0014If you’ve only gotten to know Lori Nierman within the last couple of years or so, there’s something that you might not know about her.

    Nierman, 49, survived a heart attack in 2006. As the spokesperson for February’s American Heart Association (AHA) Go Red event in Rochester, Nierman is ready to tell her story.

    It starts on Easter Sunday in 2006. After returning home from a family event, Nierman noticed “a weird feeling behind my shoulder blades, kind of like a burning.” No stranger to recurring back pain, Nierman dismissed it.

    The pain in Nierman’s back continued intermittently through Monday and Tuesday. That Tuesday, Nierman’s arm went numb while she was walking laps over her lunch hour at the Apache Mall.

    Did it cross her mind that she might be having a heart attack?

“No,” she said. “Never.” In fact, when her arm went numb, she just hooked her thumb under her bra strap to see if that would help and kept walking.

    Wednesday arrived and Nierman was still experiencing occasional pain that seemed to get worse when she exerted herself. That morning, she went to the Emergency Room (ER) at Olmsted Medical Center.

    Though the initial tests were inconclusive and the ER doctor urged Nierman to stay for monitoring, she declined, promising to follow up with future stress tests.

    “I stated to him that since I’m not having a heart attack, I don’t want to stay and I will follow up with the tests,” she said.

    “To this day, I still didn’t think it was a heart attack. Why?” It was hard for Nierman to fathom that she could have a heart attack at 43. “I’m young.”

Maybe it’s bird flu

That evening, Nierman went to her son’s baseball game at Mayo High School. Her symptoms escalated, leaving her sweaty and dizzy.

    Spring 2006 also coincided with the threat of bird flu in Minnesota. “And I thought, ‘I’m the first one in Rochester who has the bird flu,’” she said. Nierman called her husband, Larry, who was already at the game, to drive her back to the ER.

    The second ER visit was conclusive: Nierman was having a heart attack.

    “All holy hell went loose,” Nierman said, describing the moments following the electrocardiogram (EKG) test that revealed she was having a heart attack. “People were shoving aspirins in my mouth, trying to get me to chew … The first thing out of my mouth was ‘am I going to die?’ and then—” Nierman lifted up her hands. “I just let it go,” she said. “I mean, ‘what the hell am I going to do?’ Excuse my French.”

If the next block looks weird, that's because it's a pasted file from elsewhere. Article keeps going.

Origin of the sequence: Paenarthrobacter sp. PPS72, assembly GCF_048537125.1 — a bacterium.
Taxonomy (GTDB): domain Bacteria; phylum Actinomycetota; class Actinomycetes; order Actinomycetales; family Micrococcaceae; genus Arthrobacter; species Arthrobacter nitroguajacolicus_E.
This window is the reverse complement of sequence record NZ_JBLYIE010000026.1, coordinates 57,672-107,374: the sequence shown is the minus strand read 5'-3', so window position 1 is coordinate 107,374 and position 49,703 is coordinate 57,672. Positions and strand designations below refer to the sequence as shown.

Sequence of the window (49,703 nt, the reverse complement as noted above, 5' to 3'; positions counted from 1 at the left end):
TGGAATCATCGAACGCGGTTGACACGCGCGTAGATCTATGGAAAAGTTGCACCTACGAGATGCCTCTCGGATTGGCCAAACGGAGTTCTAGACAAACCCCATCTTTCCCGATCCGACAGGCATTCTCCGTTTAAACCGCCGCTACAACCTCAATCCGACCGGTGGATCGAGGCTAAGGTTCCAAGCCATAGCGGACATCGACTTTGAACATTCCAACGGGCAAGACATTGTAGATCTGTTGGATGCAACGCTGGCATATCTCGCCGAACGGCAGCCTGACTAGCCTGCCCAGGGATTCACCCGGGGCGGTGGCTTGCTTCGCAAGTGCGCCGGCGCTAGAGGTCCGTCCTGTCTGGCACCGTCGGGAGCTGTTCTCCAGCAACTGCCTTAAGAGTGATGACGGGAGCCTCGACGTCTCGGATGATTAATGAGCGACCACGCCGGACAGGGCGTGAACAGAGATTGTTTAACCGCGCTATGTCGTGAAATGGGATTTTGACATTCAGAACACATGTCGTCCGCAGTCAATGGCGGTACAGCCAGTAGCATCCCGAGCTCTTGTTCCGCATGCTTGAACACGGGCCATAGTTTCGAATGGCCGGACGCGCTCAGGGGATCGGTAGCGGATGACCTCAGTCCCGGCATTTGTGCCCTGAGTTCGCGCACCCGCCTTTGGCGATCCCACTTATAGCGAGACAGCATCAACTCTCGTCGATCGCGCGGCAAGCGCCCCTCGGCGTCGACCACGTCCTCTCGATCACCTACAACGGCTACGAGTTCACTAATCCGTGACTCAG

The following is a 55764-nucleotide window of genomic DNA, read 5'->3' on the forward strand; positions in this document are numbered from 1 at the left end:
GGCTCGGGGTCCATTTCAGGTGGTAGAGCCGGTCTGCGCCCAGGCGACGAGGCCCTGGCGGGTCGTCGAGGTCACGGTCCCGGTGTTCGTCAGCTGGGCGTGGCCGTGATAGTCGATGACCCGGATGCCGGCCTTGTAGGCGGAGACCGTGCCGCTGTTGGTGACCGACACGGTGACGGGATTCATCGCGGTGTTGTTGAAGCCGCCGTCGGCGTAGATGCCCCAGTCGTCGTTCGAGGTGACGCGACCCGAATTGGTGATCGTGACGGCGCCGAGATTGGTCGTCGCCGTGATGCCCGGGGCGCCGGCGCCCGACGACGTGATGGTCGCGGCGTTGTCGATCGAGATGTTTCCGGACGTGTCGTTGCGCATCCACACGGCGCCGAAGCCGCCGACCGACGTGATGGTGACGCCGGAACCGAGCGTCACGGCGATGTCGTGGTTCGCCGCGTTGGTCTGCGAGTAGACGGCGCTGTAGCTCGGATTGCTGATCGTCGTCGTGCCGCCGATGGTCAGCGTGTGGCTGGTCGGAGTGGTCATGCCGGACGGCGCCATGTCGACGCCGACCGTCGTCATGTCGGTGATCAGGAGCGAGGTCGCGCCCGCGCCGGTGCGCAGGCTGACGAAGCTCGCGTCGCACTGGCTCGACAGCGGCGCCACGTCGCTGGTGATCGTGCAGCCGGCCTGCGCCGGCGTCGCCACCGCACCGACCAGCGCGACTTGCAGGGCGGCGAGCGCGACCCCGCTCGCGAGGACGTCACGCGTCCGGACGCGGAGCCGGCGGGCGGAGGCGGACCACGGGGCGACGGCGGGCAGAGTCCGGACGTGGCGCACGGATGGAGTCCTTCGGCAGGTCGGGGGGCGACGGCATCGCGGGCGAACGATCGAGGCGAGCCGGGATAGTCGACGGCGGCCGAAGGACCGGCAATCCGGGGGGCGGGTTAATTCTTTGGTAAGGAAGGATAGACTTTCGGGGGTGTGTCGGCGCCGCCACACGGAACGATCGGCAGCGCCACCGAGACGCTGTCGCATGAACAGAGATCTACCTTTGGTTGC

An ambulance transported Nierman to Saint Marys Hospital where doctors placed a stent in her middle left anterior descending artery. This artery, also known as the “widow maker” for the fatalities that typically occur when this artery is obstructed, was 95 percent blocked.

Reluctant to tell her story

Although a myriad of factors contribute to heart attacks and heart disease, Nierman points to her former pack-a-day smoking habit.

    She has been smoke free since her heart attack.

    “I was having my last cigarette at the ball field as I was having a heart attack,” Nierman said. “That was the last cigarette
I had.”

    In addition to kicking her smoking habit, Nierman incorporates more walking into her daily routine and has reduced sodium in her diet.

    Nierman’s heart attack resulted in 0.2 percent damage to her heart, which does not require any specialized cardiology follow up. Her care can be continued by her family doctor.

    There are not many people in Nierman’s life who know about her heart attack. This is partly due to a switch in jobs since her heart attack. Also, it’s hard to imagine this vibrant wife and mom of two kids sidelined by any kind of health issue.

    In fact, when Nierman was originally approached to act as spokesperson for Rochester’s Go Red event, her first reaction was to decline. A friend encouraged her to get involved and to share her story.